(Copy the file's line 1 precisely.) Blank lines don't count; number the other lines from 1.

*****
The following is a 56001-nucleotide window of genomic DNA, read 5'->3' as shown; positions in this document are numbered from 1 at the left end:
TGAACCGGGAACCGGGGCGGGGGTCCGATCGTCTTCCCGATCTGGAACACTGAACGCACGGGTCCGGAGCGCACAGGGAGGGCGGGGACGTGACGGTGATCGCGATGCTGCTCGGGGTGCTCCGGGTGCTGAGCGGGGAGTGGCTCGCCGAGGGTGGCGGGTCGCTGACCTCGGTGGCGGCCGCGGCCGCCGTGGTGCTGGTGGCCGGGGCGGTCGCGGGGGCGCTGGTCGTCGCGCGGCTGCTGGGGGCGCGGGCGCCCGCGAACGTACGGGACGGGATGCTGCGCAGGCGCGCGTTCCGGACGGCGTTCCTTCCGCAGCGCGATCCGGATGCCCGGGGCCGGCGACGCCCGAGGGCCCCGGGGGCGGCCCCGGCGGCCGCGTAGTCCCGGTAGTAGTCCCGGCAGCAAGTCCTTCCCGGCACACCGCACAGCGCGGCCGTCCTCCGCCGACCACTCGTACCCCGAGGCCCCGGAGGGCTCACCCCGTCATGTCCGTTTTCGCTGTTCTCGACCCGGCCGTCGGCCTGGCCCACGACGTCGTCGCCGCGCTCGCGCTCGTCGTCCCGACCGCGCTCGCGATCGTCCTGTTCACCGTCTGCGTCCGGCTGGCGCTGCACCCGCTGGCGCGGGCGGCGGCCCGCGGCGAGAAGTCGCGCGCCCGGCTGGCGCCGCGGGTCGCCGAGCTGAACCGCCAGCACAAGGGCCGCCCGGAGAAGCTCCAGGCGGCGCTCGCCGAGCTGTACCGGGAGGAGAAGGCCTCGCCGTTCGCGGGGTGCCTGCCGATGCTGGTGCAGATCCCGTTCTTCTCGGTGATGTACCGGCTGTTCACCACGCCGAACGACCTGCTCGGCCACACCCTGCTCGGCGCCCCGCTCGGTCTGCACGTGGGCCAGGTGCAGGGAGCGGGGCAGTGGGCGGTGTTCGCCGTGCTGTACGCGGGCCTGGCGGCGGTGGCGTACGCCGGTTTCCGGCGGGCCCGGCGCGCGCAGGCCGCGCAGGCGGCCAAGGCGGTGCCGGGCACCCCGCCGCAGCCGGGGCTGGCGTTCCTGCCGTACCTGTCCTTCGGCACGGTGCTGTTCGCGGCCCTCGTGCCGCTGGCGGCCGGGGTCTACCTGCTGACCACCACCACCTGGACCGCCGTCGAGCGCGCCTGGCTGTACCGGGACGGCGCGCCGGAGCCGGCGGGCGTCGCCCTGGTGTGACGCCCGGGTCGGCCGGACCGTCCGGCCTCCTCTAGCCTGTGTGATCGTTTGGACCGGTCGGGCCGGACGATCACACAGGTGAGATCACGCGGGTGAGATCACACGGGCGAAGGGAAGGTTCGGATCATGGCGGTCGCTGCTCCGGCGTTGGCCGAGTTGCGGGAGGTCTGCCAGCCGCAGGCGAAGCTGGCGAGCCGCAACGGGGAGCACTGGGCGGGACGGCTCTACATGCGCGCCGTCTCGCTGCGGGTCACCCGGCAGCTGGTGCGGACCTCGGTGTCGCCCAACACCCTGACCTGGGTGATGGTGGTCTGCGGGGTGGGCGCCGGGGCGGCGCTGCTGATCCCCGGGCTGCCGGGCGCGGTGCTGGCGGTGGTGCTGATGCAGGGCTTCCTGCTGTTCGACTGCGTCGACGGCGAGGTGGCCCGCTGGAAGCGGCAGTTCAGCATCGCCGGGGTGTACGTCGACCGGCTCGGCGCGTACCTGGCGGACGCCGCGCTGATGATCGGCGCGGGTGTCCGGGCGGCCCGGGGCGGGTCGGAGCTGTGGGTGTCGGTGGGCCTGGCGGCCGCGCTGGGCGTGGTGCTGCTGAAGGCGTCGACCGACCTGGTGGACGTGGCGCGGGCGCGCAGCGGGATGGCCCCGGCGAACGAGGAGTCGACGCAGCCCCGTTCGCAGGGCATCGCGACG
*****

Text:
The following is a 56001-nucleotide window of genomic DNA, read 5'->3' as shown; positions in this document are numbered from 1 at the left end: